Understanding intention to quit amongst artisans and engineers: The facilitating role of commitment

SA Journal of Human Resource Management

Field Value
Title Understanding intention to quit amongst artisans and engineers: The facilitating role of commitment
Creator Siwela, Samuel van der Bank, Francois
Subject — affective commitment; intention to quit; artisan; engineer; retention; job satisfaction
Description Orientation: Given the critical shortage of skilled artisans and engineers in the job market, retention of this key talent is of paramount importance.Research purpose: The aim of this study was to identify the determinants of affective commitment and investigate the impact thereof on intention to quit (ITQ) amongst artisans and engineers.Motivation for the study: For human resource management interventions to be effective in retaining artisans and engineers, the constructs underlying commitment and stay intentions need to be understood. Whereas previous studies have mostly focussed on bivariate relationships, the current study was motivated by the need to develop and test an integrative explanatory model.Research approach/design and method: A non-probability convenience sample of 154 artisans and 84 engineers employed in a manufacturing engineering company participated in this study. A cross-sectional design was employed, with structural equation modelling as analysis technique.Main findings: The data supported the central role of affective commitment in reducing ITQ amongst artisans and engineers. Job fit, psychological meaningfulness, perceived organisational support and satisfaction with pay all explained significant variance in affective commitment, whilst affective commitment demonstrated a strong negative relationship with ITQ. It was found that although perceived organisational justice does not necessarily create affective commitment, people are more likely to quit when they experience injustice.Practical/managerial implications: For organisations to retain artisans and engineers, they have to foster both affective commitment and organisational justice. Affective commitment can be facilitated by interventions focusing on job fit, meaningful work, organisational support and satisfaction with pay.Contribution/value-add: This study provides practical insights into the antecedents of ITQ amongst artisans and engineers, informing human resource management interventions aimed at better retention.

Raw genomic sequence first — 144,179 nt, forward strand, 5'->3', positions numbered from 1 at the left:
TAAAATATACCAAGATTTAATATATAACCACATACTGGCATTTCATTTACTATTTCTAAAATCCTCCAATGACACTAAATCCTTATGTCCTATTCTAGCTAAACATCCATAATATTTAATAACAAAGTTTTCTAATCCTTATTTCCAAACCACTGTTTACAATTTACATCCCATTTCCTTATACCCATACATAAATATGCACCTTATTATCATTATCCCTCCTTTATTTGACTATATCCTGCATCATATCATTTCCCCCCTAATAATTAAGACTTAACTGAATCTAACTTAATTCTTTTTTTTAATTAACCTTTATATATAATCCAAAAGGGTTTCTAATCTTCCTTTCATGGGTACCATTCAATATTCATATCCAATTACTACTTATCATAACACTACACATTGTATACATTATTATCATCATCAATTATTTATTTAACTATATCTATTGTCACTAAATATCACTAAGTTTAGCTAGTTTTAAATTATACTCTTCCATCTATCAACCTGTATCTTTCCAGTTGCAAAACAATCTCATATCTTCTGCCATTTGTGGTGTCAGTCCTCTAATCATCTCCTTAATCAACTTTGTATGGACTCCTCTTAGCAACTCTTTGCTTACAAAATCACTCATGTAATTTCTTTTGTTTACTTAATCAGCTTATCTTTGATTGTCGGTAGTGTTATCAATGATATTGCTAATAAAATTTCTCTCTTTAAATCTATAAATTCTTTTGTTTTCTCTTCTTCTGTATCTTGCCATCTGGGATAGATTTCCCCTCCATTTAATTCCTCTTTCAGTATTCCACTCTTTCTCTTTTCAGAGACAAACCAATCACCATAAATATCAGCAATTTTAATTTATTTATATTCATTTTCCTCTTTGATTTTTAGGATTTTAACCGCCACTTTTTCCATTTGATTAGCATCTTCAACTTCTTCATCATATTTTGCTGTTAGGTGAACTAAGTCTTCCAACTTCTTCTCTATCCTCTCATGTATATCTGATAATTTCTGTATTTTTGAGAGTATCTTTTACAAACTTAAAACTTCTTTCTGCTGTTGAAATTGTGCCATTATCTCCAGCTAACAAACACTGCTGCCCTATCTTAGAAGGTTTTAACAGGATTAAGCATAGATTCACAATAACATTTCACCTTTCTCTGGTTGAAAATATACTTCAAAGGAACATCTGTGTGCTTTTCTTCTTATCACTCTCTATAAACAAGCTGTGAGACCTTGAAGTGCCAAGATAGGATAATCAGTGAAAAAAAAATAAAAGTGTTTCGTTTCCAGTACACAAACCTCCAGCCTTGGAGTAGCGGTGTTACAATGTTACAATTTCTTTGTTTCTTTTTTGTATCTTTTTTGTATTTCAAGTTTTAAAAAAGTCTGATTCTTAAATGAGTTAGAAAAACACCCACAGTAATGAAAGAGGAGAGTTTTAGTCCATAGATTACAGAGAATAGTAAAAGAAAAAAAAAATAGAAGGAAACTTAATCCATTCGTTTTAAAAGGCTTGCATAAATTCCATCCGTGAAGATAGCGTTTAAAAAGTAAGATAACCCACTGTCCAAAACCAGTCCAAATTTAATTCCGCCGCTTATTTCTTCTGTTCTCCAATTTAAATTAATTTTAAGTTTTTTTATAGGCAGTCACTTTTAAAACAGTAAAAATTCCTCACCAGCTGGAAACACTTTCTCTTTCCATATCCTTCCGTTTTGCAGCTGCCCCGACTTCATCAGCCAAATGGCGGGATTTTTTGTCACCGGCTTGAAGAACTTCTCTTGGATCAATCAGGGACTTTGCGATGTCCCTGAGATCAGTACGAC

Publisher AOSIS
Date 2021-05-31
Type info:eu-repo/semantics/article info:eu-repo/semantics/publishedVersion — —
Format text/html application/epub+zip text/xml application/pdf
Identifier 10.4102/sajhrm.v19i0.1409
Source SA Journal of Human Resource Management; Vol 19 (2021); 16 pages 2071-078X 1683-7584
Language eng
Relation https://sajhrm.co.za/index.php/sajhrm/article/view/1409/2527 https://sajhrm.co.za/index.php/sajhrm/article/view/1409/2528 https://sajhrm.co.za/index.php/sajhrm/article/view/1409/2529 https://sajhrm.co.za/index.php/sajhrm/article/view/1409/2530
Coverage — — —
Rights Copyright (c) 2021 Samuel Siwela, Francois van der Bank https://creativecommons.org/licenses/by/4.0